The giraffe is the tallest animal on the planet, and as such is uniquely adapted to access vegetation higher up in the tree canopy that other, smaller browsers cannot reach. Despite their ridiculously long necks, they actually only have 7 vertebrae – the same number as humans and most other mammals.
Although giraffes drink water when it is available, they can survive where it is scarce, obtaining their liquid quota from the vegetation they eat. They occasionally eat grass and fruits of various trees and shrubs, but their primary food source is the acacia tree. As a deterrent to being eaten, acacia branches are covered with daunting, sharp thorns. These thorns do not discourage giraffes, however, because giraffes have long, thick, muscular, prehensile tongues that can gather and slide foliage off the branch. Their tongues can be more than 50 centimeters long (about 20 inches - almost 2 feet). They also have thick saliva that protects their mouths from the thorns. Giraffe also sometimes break a branch off and munch the whole thing – thorns and all!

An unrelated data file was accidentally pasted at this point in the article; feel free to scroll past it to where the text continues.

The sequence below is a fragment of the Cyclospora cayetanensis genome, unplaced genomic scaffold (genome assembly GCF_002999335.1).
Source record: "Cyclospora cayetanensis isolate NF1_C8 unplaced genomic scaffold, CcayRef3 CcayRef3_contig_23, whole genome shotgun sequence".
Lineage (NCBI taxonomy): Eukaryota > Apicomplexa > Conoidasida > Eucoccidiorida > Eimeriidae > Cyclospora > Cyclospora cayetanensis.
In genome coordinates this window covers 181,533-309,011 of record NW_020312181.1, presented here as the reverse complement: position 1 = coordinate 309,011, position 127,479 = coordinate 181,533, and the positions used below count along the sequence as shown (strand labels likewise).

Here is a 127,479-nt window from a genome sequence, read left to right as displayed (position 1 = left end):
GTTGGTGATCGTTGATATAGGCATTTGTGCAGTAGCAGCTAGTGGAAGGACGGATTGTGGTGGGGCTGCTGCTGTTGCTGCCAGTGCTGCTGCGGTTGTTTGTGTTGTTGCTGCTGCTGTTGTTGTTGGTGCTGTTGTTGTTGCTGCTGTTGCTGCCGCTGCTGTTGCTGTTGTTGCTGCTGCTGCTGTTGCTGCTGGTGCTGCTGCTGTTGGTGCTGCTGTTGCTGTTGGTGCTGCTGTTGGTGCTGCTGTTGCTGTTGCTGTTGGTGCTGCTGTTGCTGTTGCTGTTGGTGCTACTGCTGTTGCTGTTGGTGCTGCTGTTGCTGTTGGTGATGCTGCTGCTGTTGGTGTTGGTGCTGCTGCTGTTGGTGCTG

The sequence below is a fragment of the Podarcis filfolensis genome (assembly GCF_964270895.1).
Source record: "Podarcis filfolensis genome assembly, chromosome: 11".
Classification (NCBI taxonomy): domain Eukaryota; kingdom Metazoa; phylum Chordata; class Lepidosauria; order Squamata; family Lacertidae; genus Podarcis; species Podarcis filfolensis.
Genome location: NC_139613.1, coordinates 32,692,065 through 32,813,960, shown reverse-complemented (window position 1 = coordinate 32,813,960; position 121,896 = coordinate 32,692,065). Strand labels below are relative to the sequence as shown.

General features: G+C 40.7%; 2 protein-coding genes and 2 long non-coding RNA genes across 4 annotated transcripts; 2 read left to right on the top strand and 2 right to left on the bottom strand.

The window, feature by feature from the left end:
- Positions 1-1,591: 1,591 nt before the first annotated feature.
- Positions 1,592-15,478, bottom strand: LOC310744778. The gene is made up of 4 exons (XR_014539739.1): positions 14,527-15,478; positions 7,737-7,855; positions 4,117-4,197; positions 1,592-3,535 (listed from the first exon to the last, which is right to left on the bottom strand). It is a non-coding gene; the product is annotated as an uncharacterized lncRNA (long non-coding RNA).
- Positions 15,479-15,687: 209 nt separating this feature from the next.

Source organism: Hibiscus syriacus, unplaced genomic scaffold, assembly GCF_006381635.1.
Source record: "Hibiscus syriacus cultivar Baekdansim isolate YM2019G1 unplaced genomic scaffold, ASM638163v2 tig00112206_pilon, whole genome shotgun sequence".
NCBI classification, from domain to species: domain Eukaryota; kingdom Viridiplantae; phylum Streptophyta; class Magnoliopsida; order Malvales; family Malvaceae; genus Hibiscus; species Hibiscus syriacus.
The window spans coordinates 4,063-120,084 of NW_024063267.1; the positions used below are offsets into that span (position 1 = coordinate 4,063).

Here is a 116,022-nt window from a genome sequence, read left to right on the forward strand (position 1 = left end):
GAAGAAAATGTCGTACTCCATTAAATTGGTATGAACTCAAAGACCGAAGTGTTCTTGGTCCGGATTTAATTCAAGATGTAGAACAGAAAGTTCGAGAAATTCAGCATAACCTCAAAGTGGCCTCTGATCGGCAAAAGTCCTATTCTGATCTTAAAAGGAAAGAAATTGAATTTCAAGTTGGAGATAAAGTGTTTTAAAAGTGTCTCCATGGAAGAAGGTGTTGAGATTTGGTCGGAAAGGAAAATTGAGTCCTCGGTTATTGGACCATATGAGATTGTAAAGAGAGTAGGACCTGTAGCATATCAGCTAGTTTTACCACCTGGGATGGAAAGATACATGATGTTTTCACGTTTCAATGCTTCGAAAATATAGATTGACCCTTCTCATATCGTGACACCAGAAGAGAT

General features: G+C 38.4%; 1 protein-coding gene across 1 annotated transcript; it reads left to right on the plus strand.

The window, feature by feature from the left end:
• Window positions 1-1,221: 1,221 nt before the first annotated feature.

Giraffes are selective feeders and although they forage for 16 to 20 hours a day, they may actually consume only about 65 pounds of foliage during that time, and they can even maintain themselves on as little as 15 pounds of foliage per day.
Science News and Updates From the Field from Wild Nature Institute.
If You Love Us,
Make A Donation!
All Photos on This Blog are Available as Frame-worthy Prints to Thank Our Generous Donors.
Email Us for Details of this Offer.